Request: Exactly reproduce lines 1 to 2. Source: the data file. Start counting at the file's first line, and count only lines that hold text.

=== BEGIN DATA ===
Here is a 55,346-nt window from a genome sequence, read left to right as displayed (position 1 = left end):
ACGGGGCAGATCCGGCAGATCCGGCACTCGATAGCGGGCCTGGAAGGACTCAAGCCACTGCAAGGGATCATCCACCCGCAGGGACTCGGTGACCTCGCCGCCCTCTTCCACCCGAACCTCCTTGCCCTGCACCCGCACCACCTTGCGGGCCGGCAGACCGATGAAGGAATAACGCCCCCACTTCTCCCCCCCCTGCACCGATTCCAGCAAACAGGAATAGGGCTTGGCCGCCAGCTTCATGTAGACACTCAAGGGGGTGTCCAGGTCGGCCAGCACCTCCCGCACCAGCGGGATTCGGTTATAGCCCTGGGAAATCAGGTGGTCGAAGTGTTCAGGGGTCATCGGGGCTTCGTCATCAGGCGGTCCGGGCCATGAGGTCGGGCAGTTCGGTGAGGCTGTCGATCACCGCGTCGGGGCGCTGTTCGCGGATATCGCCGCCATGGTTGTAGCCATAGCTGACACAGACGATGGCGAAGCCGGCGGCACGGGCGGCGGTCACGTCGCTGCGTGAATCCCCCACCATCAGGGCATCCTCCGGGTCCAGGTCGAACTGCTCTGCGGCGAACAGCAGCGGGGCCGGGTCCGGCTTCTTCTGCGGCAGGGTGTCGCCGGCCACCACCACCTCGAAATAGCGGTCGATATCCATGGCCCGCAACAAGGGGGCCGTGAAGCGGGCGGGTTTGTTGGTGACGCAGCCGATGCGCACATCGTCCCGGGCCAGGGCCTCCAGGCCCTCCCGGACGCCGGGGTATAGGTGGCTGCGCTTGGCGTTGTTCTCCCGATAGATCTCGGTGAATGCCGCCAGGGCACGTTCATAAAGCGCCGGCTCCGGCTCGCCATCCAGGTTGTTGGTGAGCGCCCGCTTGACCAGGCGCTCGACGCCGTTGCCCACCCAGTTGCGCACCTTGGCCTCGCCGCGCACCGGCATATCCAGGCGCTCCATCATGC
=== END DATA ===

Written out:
Here is a 55,346-nt window from a genome sequence, read left to right as displayed (position 1 = left end):
ACGGGGCAGATCCGGCAGATCCGGCACTCGATAGCGGGCCTGGAAGGACTCAAGCCACTGCAAGGGATCATCCACCCGCAGGGACTCGGTGACCTCGCCGCCCTCTTCCACCCGAACCTCCTTGCCCTGCACCCGCACCACCTTGCGGGCCGGCAGACCGATGAAGGAATAACGCCCCCACTTCTCCCCCCCCTGCACCGATTCCAGCAAACAGGAATAGGGCTTGGCCGCCAGCTTCATGTAGACACTCAAGGGGGTGTCCAGGTCGGCCAGCACCTCCCGCACCAGCGGGATTCGGTTATAGCCCTGGGAAATCAGGTGGTCGAAGTGTTCAGGGGTCATCGGGGCTTCGTCATCAGGCGGTCCGGGCCATGAGGTCGGGCAGTTCGGTGAGGCTGTCGATCACCGCGTCGGGGCGCTGTTCGCGGATATCGCCGCCATGGTTGTAGCCATAGCTGACACAGACGATGGCGAAGCCGGCGGCACGGGCGGCGGTCACGTCGCTGCGTGAATCCCCCACCATCAGGGCATCCTCCGGGTCCAGGTCGAACTGCTCTGCGGCGAACAGCAGCGGGGCCGGGTCCGGCTTCTTCTGCGGCAGGGTGTCGCCGGCCACCACCACCTCGAAATAGCGGTCGATATCCATGGCCCGCAACAAGGGGGCCGTGAAGCGGGCGGGTTTGTTGGTGACGCAGCCGATGCGCACATCGTCCCGGGCCAGGGCCTCCAGGCCCTCCCGGACGCCGGGGTATAGGTGGCTGCGCTTGGCGTTGTTCTCCCGATAGATCTCGGTGAATGCCGCCAGGGCACGTTCATAAAGCGCCGGCTCCGGCTCGCCATCCAGGTTGTTGGTGAGCGCCCGCTTGACCAGGCGCTCGACGCCGTTGCCCACCCAGTTGCGCACCTTGGCCTCGCCGCGCACCGGCATATCCAGGCGCTCCATCATGC